The Crystal System is all about finding clarity in your approach and keeping things simple. By simple I don’t necessarily mean ‘less’ but actually finding the heart of the matter. Reducing what you need to do to its very essence ensuring nothing more could be taken away without it becoming ineffective, likewise, anything that you add is unnecessary and would only really create clutter and confusion.
All that we aspire to do will go through an evolution; a cycle of development until the process finds its ‘essential state’. Learning something new usually creates some seemingly chaotic input, making it hard to separate the relevant and essential elements from the irrelevant. As you learn more you start to set the pieces of the puzzle together for yourself, eventually arriving at the mastery stage.
Let us ask … “What is at the heart of this?”
The 20 metre circle is one of the most important training figures in Dressage, from the introductory tests through to Grand Prix, in fact it could be said that the 20 metre circle is at the heart of all Dressage. It is one of the first figures taught to beginner riders and young or green horses. Due to its size, it doesn’t require that the horse or rider have incredible skills to be able to ride moderately well, but one thing is for sure, if you don’t pay attention to perfecting your circle work, with the goal of unconscious competence (mastery), you will not become sufficiently skilled to move up the levels.
The 20 metre circle is a test of your ability to accurately ride a basic pattern
Now I really don’t want to be stating the obvious, but I feel I must – the 20 metre circle should be round! NOT egg or pear-shaped. Each side of the arena (where the circle touches the outside of the arena) should only be met at a single point (as shown in diagram). This means that you do not ride along the outside of the arena for any period of time. There are absolutely NO straight elements to a circle and your horse should bend throughout. Touch the sides and immediately off.
Many inexperienced riders tend to go too deep into the corners of the arena, creating a bulge in their circle. This indicates that the horse is not correctly bent on the circle, or that he is leaning, falling in or out through the shoulder. Ensuring that the shape of your circle is correct forces you to control the horse’s balance, if you make a wishy-washy circle, you give him permission to fall in or off the track.
The 20 metre circle is a test of the horse’s suppleness.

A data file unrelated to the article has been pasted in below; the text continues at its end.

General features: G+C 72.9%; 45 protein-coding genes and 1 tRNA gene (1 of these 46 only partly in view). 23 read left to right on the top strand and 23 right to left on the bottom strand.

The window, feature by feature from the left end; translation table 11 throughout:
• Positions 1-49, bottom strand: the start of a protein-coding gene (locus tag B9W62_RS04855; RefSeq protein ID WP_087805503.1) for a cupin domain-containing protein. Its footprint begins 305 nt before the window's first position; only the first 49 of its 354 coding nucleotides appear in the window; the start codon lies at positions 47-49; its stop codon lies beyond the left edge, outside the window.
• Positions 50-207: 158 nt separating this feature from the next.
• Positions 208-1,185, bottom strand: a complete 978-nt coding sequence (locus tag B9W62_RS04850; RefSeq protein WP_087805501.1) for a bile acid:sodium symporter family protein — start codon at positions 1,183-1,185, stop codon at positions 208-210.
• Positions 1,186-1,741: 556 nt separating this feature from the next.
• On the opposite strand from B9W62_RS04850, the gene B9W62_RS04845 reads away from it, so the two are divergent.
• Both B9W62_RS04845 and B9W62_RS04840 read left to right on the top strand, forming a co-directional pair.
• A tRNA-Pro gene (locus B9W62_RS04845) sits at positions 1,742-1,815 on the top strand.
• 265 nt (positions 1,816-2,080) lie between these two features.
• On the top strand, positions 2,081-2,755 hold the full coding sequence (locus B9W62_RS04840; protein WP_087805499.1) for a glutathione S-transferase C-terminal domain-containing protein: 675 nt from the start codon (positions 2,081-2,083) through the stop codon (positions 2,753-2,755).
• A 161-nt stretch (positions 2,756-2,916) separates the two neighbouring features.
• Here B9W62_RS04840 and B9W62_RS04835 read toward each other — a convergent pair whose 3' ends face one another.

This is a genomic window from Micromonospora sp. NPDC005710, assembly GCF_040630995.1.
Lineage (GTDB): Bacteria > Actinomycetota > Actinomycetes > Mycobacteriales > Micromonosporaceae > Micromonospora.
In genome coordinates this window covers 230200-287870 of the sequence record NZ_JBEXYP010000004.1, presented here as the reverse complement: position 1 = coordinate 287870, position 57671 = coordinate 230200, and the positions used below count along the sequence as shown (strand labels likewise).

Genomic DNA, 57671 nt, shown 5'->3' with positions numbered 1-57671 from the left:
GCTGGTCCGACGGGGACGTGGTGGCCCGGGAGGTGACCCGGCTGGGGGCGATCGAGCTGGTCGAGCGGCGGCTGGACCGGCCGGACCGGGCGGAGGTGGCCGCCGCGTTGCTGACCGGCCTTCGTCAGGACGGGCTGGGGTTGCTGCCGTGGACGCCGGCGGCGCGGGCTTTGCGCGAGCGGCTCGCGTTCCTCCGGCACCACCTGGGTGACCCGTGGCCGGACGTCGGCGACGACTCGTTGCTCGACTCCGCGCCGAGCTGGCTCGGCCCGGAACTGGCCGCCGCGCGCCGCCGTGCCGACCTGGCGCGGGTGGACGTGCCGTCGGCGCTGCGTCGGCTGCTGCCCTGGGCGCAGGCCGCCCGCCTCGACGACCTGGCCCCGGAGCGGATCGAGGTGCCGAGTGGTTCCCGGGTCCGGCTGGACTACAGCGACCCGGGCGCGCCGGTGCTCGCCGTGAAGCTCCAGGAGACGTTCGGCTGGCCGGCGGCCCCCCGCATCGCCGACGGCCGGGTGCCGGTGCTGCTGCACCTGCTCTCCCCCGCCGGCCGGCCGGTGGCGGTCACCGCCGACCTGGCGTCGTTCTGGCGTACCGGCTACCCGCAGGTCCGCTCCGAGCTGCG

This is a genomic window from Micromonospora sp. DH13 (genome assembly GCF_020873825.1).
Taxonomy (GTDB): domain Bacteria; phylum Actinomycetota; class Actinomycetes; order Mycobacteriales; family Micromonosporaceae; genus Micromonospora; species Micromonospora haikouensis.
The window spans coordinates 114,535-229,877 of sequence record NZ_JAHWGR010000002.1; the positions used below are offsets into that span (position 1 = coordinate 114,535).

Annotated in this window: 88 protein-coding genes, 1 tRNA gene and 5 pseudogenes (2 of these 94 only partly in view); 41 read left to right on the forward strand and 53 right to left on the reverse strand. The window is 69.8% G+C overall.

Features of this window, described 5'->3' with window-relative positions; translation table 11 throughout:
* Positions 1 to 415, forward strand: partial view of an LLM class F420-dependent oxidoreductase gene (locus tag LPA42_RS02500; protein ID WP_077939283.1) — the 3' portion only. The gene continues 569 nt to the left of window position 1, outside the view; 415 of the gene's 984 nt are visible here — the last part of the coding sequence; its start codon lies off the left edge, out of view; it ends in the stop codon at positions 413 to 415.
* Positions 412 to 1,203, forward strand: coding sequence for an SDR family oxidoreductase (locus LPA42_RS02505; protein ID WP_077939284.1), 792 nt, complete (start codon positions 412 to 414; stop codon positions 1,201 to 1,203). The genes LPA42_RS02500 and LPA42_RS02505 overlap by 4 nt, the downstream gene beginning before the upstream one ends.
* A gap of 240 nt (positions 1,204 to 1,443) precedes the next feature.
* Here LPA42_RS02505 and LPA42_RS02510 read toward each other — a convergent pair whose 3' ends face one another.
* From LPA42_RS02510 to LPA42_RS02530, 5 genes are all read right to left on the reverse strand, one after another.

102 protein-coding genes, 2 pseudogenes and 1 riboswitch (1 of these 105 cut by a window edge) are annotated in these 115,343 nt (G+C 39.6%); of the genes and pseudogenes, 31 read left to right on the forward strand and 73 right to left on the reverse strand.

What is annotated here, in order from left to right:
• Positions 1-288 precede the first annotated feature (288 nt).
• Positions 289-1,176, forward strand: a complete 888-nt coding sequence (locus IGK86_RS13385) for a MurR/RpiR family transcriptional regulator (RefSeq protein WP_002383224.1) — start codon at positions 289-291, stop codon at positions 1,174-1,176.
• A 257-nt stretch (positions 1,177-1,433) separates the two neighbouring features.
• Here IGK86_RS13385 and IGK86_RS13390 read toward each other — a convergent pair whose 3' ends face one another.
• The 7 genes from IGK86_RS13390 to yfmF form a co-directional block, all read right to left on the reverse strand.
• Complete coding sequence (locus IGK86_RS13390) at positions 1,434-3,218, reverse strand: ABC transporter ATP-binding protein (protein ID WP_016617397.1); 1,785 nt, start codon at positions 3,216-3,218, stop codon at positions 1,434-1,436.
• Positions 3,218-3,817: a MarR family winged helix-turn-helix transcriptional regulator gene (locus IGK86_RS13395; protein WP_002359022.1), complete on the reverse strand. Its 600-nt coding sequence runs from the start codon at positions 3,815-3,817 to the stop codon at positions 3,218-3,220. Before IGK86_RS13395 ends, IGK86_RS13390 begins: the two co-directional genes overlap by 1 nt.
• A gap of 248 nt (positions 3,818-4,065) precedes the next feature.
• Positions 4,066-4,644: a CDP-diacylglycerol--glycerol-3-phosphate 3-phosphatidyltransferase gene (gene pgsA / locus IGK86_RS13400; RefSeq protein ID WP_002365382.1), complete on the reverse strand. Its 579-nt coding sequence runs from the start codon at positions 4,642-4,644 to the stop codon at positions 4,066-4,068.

The 20 metre circle is a primary exercise to improve your horse’s ability to bend, to improve his overall suppleness and to encourage him to engage his hindquarters. Finding the heart of the matter relating to bending your horse will be the subject of another blog. For now you need to know that it is YOU that CREATES the bend. It doesn’t just happen when you decide to ride a circle!
The 20 metre circle is a test of the rider’s ability to keep the horse on the aids.
Incorrect position or application of the aids will often become apparent on the 20 metre circle.
- Make a connection between inside leg and outside rein.
- Control and channel all of your horse’s power on the direction of the circle
- Make sure you have the correct bend (that is to the inside of the circle)
- Ensure you have correct lateral flexion of the poll (that is to the inside of the circle)
- You must be able to see the horse’s inside eye
- It is the alignment of your hips and shoulders on the circle that regulate and show your horse where his hips and shoulders should go.
- As with all exercises, forward, rhythm and relaxation, tempo and straightness are the building blocks.
So, to summarise, the heart of the matter with a 20 metre circle is really very, very simple; it must be round, your horse must be bent and you must align your hips and shoulders to the line of the circle. Master these three elements and you’ll be able to ride your 20 metre circles for a 9!
Next time we’ll look at creating and keeping the bend. So important for your horses ability to flex and allow the energy to flow, yet so many riders fail to work on this basic, essential element of their training.
Patricia – The Dressage Tipster